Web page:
Gender and bureaucratic corruption: evidence from two countries
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Citation (published version)Francesco Decarolis, Raymond Fisman, Paolo Pinotti, Silvia Vannutelli, Yongxiang Wang. "Gender and Bureaucratic Corruption: Evidence from Two Countries." The Journal of Law, Economics, and Organization, https://doi.org/10.1093/jleo/ewab041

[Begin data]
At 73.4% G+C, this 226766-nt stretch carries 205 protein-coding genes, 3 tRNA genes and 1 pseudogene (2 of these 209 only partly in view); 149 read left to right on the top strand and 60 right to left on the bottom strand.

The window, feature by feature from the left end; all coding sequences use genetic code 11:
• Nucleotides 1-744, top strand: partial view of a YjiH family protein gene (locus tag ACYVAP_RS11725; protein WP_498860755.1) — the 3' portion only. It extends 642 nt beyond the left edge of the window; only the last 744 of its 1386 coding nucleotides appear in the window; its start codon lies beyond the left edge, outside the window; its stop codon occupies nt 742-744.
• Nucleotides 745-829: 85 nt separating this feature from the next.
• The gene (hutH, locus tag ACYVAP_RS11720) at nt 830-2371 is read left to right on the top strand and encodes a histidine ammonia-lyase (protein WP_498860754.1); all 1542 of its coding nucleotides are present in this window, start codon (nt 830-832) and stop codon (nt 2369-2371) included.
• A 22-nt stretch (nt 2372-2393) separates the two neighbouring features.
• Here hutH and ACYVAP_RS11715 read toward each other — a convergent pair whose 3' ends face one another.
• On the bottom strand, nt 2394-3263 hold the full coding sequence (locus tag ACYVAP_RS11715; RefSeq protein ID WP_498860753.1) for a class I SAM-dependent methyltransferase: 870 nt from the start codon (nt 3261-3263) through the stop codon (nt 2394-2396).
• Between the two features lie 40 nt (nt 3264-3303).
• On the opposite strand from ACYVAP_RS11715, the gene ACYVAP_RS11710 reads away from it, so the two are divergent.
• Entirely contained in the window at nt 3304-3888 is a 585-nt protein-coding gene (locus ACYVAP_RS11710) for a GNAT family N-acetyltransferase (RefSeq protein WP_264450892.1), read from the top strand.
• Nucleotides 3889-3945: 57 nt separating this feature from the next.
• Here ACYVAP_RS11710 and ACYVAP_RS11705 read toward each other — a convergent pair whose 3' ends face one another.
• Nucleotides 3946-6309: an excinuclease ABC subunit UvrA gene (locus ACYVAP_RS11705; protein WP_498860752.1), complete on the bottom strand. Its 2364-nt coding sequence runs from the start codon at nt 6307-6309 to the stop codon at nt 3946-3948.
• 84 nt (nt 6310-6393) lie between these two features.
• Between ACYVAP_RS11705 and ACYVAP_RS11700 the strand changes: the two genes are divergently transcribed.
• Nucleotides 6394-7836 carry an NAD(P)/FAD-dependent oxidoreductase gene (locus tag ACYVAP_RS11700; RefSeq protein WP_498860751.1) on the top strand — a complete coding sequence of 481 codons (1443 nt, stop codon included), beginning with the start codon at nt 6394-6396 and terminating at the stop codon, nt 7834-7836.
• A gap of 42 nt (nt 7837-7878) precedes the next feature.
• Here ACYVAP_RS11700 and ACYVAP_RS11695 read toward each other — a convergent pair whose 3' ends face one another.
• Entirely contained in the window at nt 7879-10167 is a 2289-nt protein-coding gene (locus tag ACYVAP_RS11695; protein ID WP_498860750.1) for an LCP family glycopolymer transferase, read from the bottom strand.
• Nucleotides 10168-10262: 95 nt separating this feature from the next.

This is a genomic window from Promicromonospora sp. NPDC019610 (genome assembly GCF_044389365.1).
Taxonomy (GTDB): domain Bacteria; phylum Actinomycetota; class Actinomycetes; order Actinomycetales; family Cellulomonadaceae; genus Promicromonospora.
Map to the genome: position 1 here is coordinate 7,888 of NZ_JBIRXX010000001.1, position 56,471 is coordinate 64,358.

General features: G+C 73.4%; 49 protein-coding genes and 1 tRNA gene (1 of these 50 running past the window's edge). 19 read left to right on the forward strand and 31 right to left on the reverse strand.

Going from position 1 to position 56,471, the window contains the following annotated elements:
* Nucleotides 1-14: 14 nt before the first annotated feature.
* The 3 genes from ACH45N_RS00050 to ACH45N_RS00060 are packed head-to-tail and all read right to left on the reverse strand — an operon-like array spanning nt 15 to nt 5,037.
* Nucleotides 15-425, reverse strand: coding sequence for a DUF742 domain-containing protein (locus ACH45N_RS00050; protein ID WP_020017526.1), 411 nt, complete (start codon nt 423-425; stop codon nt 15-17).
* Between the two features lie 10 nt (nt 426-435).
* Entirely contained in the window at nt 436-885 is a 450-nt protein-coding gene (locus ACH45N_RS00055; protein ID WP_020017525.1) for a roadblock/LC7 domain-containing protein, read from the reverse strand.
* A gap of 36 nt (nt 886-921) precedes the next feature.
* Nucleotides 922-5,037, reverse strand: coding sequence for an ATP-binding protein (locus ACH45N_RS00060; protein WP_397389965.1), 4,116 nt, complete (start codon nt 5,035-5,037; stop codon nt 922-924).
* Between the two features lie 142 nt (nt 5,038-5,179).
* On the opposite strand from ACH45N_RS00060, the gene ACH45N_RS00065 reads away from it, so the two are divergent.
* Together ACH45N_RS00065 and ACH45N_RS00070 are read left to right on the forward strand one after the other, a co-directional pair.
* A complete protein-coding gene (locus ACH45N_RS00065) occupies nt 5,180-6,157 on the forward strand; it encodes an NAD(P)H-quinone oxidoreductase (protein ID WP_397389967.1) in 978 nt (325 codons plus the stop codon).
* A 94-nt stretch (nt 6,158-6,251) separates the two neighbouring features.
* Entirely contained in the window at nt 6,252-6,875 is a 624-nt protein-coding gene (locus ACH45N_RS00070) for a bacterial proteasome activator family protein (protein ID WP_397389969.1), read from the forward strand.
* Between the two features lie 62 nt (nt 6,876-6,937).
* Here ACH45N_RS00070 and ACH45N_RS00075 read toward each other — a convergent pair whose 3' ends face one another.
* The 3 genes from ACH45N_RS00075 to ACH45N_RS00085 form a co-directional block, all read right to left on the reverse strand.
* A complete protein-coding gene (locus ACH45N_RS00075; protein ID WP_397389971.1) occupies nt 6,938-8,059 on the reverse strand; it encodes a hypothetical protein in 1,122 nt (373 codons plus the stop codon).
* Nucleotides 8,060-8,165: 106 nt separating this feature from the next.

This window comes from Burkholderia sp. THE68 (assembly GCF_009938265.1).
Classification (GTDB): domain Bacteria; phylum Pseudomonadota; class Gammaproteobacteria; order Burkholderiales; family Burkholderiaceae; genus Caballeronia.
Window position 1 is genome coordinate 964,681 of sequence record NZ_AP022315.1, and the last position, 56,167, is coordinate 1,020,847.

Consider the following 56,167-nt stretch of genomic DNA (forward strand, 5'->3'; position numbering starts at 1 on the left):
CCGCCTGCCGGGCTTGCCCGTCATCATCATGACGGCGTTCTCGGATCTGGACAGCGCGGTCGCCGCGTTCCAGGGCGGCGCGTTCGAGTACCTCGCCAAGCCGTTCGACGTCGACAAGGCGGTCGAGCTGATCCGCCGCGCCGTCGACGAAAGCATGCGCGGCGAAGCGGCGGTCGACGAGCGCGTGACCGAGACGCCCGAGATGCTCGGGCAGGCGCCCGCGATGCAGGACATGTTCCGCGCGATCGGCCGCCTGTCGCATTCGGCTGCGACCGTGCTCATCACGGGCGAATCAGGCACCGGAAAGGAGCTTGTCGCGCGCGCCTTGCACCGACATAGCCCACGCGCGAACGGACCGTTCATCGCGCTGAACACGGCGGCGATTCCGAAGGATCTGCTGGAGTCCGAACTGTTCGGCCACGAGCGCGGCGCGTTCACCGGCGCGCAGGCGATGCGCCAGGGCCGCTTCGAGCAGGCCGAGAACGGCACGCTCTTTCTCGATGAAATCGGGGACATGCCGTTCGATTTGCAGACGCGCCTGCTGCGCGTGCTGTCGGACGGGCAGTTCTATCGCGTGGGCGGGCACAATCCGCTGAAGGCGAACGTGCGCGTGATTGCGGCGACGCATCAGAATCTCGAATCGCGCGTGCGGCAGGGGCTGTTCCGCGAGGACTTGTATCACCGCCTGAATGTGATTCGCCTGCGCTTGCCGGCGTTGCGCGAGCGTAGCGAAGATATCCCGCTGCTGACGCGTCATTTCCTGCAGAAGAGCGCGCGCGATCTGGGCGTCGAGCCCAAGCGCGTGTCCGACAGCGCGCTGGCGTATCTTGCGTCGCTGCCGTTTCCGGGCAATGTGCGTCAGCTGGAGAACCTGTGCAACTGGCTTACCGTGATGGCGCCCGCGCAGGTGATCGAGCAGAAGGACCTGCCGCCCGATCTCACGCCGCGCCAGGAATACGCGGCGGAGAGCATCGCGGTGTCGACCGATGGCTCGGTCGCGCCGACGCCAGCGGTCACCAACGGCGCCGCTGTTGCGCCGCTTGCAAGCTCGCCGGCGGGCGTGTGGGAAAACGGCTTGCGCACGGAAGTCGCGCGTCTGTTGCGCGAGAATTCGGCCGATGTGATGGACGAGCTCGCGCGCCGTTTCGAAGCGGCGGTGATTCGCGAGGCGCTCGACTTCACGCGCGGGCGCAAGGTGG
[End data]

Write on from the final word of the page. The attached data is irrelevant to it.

We examine the correlation between gender and bureaucratic corruption using two distinct datasets, from Italy and from China. In each case, we find that women are far less likely to be investigated for corruption than men. In our Italian data, female procurement officials are 22% less likely than men to be investigated for corruption by enforcement authorities; in China, female prefectural leaders are 81% less likely to be arrested for corruption than men. While these represent correlations (rather than definitive causal effects), both are very robust relationships, which survive the inclusion of fine-grained individual and geographic controls, and based on Oster’s (2019. “Unobservable Selection and Coefficient Stability: Theory and Evidence,” 37 Journal of Business & Economic Statistics 187–204.) test unlikely to be driven by unobservables. Using data from a survey of Italian procurement officials, we present tentative evidence on mechanism: the gender gap is partly due to women acting more “defensively” in administering their duties.